My buddy Mike has had a vanity domain (surls.net) for eons. I’ve hosted it for him and thus far it’s sole purpose is to have cool email addresses. Over time I’ve taken some photos and posted them but HTML, while not being difficult, is just something else to spend time on. So, Nathan (Surls) asked me to set up a blog for him and his parents. Why didn’t I think of that. 🙂
Jen created some web pages for her friend Carol. Just a little bit more and I’ll have her publishing her own web pages.
While building mail servers and computer consulting pays well, it’s not very physically demanding. This allows certain muscle groups to atrophy. This is never more evident than when a bout of charity strikes. Some friends are opening up a store and phase one is getting the building set up.
I stopped by and, signed myself up for some rather serious manual labor. “Why sure, I love crow bars! I’ll help tear up your floor”. In a flash of red-hot wisdom I also called my cousin Solomon and invited him to help out as well. I didn’t tell him what we were doing, and bless his heart, he just came. We spent all morning and part of the afternoon tearing up plywood and carpet.
The plywood was very thin (3/8″) and extremely well nailed. Excessively so. That made getting the plywood off the floor in sheets very difficult as the nails ended up pulling through the plywood instead of coming out of the floor. Once we had the carpet & plywood layers peeled up we spent several hours with crow bars pulling nails.
All that is little more than a good days work. However, combine that with the aforementioned atrophy of working muscles and that I’ve had a sore throat for the last two days (I think I’m fighting off a virus) and I’ve got some really sore muscles. I should sleep well tonight. 🙂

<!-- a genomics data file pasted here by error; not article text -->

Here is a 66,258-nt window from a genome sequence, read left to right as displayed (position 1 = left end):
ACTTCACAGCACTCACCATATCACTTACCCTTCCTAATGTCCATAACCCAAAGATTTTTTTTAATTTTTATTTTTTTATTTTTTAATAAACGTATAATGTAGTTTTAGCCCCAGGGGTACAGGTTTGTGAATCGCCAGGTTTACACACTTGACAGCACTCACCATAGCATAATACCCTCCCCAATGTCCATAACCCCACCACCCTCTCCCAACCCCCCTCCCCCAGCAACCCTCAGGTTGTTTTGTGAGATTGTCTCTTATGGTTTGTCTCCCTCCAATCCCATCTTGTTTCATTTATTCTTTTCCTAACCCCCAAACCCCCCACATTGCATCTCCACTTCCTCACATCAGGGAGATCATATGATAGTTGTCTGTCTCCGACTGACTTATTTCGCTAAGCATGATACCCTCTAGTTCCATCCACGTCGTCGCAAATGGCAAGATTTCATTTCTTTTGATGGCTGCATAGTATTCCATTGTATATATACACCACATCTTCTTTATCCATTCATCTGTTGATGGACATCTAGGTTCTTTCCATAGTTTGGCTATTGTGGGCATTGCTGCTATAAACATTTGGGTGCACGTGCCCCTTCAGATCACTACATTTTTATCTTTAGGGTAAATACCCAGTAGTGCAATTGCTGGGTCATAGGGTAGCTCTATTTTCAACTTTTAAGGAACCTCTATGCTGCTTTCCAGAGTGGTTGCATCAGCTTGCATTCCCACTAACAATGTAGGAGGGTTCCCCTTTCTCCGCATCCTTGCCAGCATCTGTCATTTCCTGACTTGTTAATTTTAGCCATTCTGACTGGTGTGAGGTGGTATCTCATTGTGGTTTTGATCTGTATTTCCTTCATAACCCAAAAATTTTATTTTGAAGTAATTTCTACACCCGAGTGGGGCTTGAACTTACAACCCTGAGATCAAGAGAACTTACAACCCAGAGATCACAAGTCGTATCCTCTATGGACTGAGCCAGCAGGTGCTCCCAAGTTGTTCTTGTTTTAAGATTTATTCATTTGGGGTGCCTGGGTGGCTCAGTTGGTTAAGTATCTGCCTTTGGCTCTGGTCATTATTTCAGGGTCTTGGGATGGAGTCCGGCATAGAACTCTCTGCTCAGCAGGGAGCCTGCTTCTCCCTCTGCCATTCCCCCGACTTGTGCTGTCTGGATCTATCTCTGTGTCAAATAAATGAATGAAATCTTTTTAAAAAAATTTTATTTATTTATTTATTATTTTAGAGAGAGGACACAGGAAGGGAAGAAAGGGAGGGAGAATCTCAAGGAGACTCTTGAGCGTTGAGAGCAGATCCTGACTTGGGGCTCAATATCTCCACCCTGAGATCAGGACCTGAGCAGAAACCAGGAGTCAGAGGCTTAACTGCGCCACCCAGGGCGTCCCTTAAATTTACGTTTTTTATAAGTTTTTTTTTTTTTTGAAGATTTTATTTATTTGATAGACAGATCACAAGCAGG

In case you weren’t away, a blog is a Web Log. All the good acronyms were already taken so the term “blog” is what was left. I’ve been maintaining my web log for quite a few years and in the last year or so, it’s become a very popular thing to do.
There is no longer any denying it, the spring thaw is upon us. Our ski trip today is cancelled due to rain. It’s rained for the last few days and last night we were supposed to get snow. We did, but then it rained the rest of the night and this morning. I think it’s safe to take the ski rack off the Jetta now.
My oh my. Today we received our first baby present (newborn booties) from Yorbi, a friend that Jennifer works with.
There has been no morning sickness but last night the rumble down under turned to nauseous feelings. Today Jen doesn’t have much of an appetite for anything, and nothing “sounds” good to her. Considering that she typically bases what she eats off what sounds good, I’m not sure how this is going to work.
I’m excited. Wow. Cool. We’ve suspected it for a week, today we had a doctor visit to confirm the suspicions. Now that we have confirmation, Jen will let me tell people. Based on our record keeping, the following dates are my best guesses:
Conception: Feb 9, 2004
First Trimester Ends (12 weeks): April 19, 2004
Second Trimster Ends (27 weeks): August 2, 2004
Due Date: November 1, 2004
Next week we have another appointment during which the doctor will give scientific grade guesses. Our record keeping was a little bit lax but I expect docs predictions will closely coincide with mine.
The due date for tax returns for a Michigan S Corporation is March 15. Thus the pressure has been on to get the corporate taxes completed. There’s also the matter of getting them to the shareholders as early as possible for use on their personal tax returns.
In the past I’ve contracted with an accounting firm to do the returns. In retrospect, this has always been a good idea. It only costs a couple hundred bucks and it’s a legitimate business expense. However, this year the business operations were fairly simple, some tax laws have become more favorable, and I just felt confident that it wouldn’t be that bad. I decided to do the corporate taxes myself.
The 2003 “S Corporation Income Tax Package” arrived back in December and consists of 55 pages of instructions (not including all the forms). Having read these before, I immediately turned to the “Paperwork Reduction Act Notice” page to see the “estimated average times” to complete the tax forms. These are, if you haven’t ever seen them, a bit humorous themselves. An example just for the basic form 1120S consists of the following time estimates: